Armed Factions Unite for Peace

Khartoum- Sudan (PANA) -- Several armed factions and tribal militias in Southern Sudan have agreed to unite and push forward a common agenda for establishing peace.
United under the umbrella Southern Sudan Defence Force (SSDF), the factions say their aim is to get the 1997 Khartoum Peace Agreement implemented to the letter.
Six rebel groups signed the deal with the Khartoum government after defecting from the Sudan People's Liberation Army (SPLA), the armed wing of the Sudan People's Liberation Movement (SPLM) of John Garang.
According to reports from the Southern Sudan capital, Juba, groups forming the SSDF have elected former rebel leader Major General Paulino Matteb their commander-in-chief.
"The unification of these forces is an important step for the unification of Southerners," former Upper Nile state governor Daniel Kout Mathew told a political meeting in Juba.
Mathew and former Sudanese vice president Joseph Lagu, both resident in London, flew to Juba as part of their fresh approach to resolving the 18-year armed conflict in Southern Sudan.
Lagu and Mathew say it is high time Southern Sudanese united and convince the government and the SPLA of the need for a quick ending of the war.
The two veteran politicians met President Omar el Bashir and his aides in Khartoum before flying to Juba, the base of the coordination council of Southern Sudan (the regional government).
During a meeting Sunday with members of the council, Lagu said the sole objective of their mission was to achieve peace in the country.
"The aim of our visit to our homeland is to bridge the gap between the belligerents and achieve peace in the country," Lagu said.
Lagu has urged the Sudanese government and the SPLA to agree an immediate cease-fire and start "serious dialogue to resolve the conflict.
" He said the Southerners should preserve their culture as a way of maintaining their identity.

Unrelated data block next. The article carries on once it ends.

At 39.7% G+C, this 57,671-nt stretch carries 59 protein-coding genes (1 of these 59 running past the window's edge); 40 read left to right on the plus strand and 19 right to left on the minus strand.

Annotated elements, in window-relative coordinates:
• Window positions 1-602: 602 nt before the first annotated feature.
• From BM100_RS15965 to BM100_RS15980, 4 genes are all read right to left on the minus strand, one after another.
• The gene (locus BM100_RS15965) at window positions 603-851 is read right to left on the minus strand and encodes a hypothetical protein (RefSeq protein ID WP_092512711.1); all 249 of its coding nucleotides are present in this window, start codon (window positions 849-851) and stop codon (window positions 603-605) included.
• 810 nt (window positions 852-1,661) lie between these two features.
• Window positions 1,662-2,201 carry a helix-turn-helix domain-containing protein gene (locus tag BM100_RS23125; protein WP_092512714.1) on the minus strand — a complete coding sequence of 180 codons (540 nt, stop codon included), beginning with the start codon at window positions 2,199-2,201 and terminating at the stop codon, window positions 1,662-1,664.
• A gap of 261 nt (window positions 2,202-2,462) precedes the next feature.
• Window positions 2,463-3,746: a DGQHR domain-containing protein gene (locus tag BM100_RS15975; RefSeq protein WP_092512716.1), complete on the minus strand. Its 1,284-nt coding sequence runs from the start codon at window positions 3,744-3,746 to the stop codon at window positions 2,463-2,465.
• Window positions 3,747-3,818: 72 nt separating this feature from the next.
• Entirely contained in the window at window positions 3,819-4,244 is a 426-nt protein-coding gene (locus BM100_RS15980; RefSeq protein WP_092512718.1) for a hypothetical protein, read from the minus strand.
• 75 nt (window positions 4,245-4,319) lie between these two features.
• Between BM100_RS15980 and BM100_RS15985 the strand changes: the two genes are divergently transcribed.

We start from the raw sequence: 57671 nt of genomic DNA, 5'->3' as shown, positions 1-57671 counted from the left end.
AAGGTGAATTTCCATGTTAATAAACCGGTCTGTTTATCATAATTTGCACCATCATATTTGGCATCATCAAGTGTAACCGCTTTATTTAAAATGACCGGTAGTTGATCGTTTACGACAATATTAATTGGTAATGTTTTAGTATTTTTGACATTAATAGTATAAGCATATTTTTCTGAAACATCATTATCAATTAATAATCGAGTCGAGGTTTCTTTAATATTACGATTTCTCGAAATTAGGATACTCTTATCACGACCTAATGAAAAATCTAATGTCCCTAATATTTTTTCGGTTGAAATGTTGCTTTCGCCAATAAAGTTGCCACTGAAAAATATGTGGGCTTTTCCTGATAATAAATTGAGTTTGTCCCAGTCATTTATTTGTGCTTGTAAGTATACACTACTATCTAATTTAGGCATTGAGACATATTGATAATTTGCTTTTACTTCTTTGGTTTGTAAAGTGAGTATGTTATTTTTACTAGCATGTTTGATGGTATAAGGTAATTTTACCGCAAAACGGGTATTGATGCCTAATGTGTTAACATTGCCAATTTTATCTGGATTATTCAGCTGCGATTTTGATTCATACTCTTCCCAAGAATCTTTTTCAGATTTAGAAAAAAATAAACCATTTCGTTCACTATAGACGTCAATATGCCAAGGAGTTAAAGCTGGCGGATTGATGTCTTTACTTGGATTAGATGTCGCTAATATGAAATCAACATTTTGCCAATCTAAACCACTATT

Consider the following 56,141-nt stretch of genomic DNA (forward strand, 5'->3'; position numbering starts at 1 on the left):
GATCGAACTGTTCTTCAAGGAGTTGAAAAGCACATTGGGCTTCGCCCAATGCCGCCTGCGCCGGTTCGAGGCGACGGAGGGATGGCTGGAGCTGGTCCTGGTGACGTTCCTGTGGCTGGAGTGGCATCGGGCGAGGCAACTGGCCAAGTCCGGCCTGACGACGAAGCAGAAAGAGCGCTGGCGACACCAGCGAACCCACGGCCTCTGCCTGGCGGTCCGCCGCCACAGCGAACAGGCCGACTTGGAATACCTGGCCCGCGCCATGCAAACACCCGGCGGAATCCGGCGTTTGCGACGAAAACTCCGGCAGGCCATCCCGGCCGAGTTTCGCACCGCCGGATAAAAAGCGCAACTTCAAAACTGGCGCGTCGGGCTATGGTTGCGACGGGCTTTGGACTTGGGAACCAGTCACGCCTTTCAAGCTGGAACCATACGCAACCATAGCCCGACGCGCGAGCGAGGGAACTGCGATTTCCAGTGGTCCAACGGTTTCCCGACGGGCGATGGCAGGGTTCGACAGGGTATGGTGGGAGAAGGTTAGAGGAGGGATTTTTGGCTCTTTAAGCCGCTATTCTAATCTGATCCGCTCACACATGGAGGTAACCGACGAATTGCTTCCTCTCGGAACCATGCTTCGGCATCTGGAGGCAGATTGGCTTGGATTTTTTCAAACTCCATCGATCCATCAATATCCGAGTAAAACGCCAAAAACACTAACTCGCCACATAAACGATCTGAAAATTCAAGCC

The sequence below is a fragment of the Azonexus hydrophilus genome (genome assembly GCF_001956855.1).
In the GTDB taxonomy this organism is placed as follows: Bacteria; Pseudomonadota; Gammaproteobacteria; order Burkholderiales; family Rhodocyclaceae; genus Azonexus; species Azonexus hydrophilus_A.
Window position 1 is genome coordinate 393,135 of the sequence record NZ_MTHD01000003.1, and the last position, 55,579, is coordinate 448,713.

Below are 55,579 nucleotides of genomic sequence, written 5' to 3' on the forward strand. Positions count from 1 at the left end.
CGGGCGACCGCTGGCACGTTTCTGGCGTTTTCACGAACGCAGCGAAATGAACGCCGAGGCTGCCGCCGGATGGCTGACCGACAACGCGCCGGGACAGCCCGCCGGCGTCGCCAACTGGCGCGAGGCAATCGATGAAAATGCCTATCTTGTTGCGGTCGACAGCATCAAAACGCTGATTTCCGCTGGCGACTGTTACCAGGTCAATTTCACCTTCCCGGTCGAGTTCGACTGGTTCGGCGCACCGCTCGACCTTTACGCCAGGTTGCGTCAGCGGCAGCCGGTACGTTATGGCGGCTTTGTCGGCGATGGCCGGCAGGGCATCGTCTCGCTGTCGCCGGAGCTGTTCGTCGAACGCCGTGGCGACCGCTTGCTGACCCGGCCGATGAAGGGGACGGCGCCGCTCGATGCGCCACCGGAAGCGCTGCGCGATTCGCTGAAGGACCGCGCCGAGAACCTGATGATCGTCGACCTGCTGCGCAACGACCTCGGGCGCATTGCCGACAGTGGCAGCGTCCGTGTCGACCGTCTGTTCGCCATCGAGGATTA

"Whether the South secedes or stays in a united Sudan, we as Southerners should always preserve our culture and identity," Lagu asserted.
The 1997 peace accord provided for a cease-fire between government troops and rebel groups that signed the deal.
It also called for the rehabilitation of the war-ravaged South Sudan.
A free referendum would be organised for Southerners to choose either to stay within a federal Sudan or secede.
A date for the referendum would be fixed upon consultation among the signatories.
The head of the regional government, Brigadier General Galwak Deng has lamented the fact that the re-united factions had to fight each other on some occasions delaying implementation of the peace agreement.
Describing formation of the SSDF as "a harbinger of peace in the South," Deng said: "Discord among our forces had harmed the agreement a great deal and hindered its implementation.
All this delay was because we - as Southerners - were not united".
Deng said the SSDF is now a regular force which should assist the national army in defending the population and fostering security.

28 may 2001 17:53:00




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